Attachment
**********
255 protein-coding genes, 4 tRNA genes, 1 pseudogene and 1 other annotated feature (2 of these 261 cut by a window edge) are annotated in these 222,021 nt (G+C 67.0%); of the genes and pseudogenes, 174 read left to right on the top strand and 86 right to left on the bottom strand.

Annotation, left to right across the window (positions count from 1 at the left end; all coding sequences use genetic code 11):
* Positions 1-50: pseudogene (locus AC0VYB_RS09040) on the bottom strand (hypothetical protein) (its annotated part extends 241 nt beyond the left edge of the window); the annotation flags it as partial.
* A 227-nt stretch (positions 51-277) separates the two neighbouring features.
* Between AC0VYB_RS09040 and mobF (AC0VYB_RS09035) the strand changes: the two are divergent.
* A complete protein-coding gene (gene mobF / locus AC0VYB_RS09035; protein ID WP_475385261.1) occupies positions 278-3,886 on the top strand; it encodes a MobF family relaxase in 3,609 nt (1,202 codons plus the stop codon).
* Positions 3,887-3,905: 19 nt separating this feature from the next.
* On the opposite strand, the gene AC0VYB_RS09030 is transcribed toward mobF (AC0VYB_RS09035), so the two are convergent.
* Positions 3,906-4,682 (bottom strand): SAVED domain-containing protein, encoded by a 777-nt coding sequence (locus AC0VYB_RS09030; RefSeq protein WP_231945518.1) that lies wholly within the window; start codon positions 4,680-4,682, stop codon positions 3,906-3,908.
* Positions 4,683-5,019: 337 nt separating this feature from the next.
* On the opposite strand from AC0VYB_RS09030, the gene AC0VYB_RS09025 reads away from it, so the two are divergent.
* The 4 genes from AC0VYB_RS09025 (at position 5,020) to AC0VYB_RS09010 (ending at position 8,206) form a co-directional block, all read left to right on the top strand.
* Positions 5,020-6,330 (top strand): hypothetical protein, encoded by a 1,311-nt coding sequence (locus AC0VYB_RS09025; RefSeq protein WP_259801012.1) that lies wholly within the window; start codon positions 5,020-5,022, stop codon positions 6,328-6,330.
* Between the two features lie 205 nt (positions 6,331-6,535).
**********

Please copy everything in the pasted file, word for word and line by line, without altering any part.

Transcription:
255 protein-coding genes, 4 tRNA genes, 1 pseudogene and 1 other annotated feature (2 of these 261 cut by a window edge) are annotated in these 222,021 nt (G+C 67.0%); of the genes and pseudogenes, 174 read left to right on the top strand and 86 right to left on the bottom strand.

Annotation, left to right across the window (positions count from 1 at the left end; all coding sequences use genetic code 11):
* Positions 1-50: pseudogene (locus AC0VYB_RS09040) on the bottom strand (hypothetical protein) (its annotated part extends 241 nt beyond the left edge of the window); the annotation flags it as partial.
* A 227-nt stretch (positions 51-277) separates the two neighbouring features.
* Between AC0VYB_RS09040 and mobF (AC0VYB_RS09035) the strand changes: the two are divergent.
* A complete protein-coding gene (gene mobF / locus AC0VYB_RS09035; protein ID WP_475385261.1) occupies positions 278-3,886 on the top strand; it encodes a MobF family relaxase in 3,609 nt (1,202 codons plus the stop codon).
* Positions 3,887-3,905: 19 nt separating this feature from the next.
* On the opposite strand, the gene AC0VYB_RS09030 is transcribed toward mobF (AC0VYB_RS09035), so the two are convergent.
* Positions 3,906-4,682 (bottom strand): SAVED domain-containing protein, encoded by a 777-nt coding sequence (locus AC0VYB_RS09030; RefSeq protein WP_231945518.1) that lies wholly within the window; start codon positions 4,680-4,682, stop codon positions 3,906-3,908.
* Positions 4,683-5,019: 337 nt separating this feature from the next.
* On the opposite strand from AC0VYB_RS09030, the gene AC0VYB_RS09025 reads away from it, so the two are divergent.
* The 4 genes from AC0VYB_RS09025 (at position 5,020) to AC0VYB_RS09010 (ending at position 8,206) form a co-directional block, all read left to right on the top strand.
* Positions 5,020-6,330 (top strand): hypothetical protein, encoded by a 1,311-nt coding sequence (locus AC0VYB_RS09025; RefSeq protein WP_259801012.1) that lies wholly within the window; start codon positions 5,020-5,022, stop codon positions 6,328-6,330.
* Between the two features lie 205 nt (positions 6,331-6,535).